didn’t exempt him from the necessity of also working with his hands to supply his
temporal needs. The reality of their
faith and their loyalty to God were tested by the daily circumstances of life, just
as are ours, the only difference being that their lives were far more difficult than
There is special
significance to their being tent-makers, for the tent speaks of the pilgrim character
of those who are pilgrims and strangers on the earth, passing through the wilderness
of this world on their way home to heaven. Lot,
type of the carnal Christian, dwelt in a house in Sodom, but Abraham, the man of
faith, dwelt in tents. The pilgrim
lifestyle is also little practiced today. We
manifest far more the characteristics of earth dwellers in the worst sense of the
“And he reasoned in the synagogue every sabbath, and persuaded the Jews
and the Greeks.”
While based on faith,
Christianity is by no means an unreasonable thing, except to the natural mind, which
refuses to even examine the Scriptures. The
truth is that the more one studies Scripture, the more reasonable does the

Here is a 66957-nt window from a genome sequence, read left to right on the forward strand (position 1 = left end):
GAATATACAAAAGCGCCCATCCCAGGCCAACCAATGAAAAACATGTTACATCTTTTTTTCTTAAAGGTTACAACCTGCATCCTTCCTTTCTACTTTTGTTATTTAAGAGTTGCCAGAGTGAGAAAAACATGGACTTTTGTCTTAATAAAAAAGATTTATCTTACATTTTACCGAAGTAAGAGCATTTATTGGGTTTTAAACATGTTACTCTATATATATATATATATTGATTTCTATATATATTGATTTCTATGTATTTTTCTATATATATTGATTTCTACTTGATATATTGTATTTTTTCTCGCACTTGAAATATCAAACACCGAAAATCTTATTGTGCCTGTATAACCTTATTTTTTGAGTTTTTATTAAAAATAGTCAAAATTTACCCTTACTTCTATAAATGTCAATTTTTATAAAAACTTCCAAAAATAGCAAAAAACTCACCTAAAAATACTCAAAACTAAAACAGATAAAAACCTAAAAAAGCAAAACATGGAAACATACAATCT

Christian’s faith become.
“... in the synagogue,”
assures us that it was still the Jewish age, and God was still calling Israel to
repentance in order that they might receive the millennial kingdom.
The “every sabbath” tells us that Paul’s ministry was no sporadic
activity. There was a steadfastness
about him we would do well to emulate. It
is the steady consistent walk that wins the crown.
Paul, having put his hand to the plow, did not look back.
Like His Lord, Who set His face steadfastly to go to Jerusalem to finish His
Father’s work, Paul kept his eye on the Bema.
It is the one great safeguard against being turned aside by the false
allurements of the world, for it is only in the light of that judgment seat that the
things of earth can be properly evaluated.
One reason we see so few
persuaded is that we try so little to persuade them.
And the fact that both Jews and Greeks were among his converts, reminds us
that Israel’s day of grace, though almost ended, was not yet over, but unlike the
beginning, the Gentiles were now being brought in, and the day was fast approaching
when Israel’s autonomy would be brought to an end, national unbelief robbing them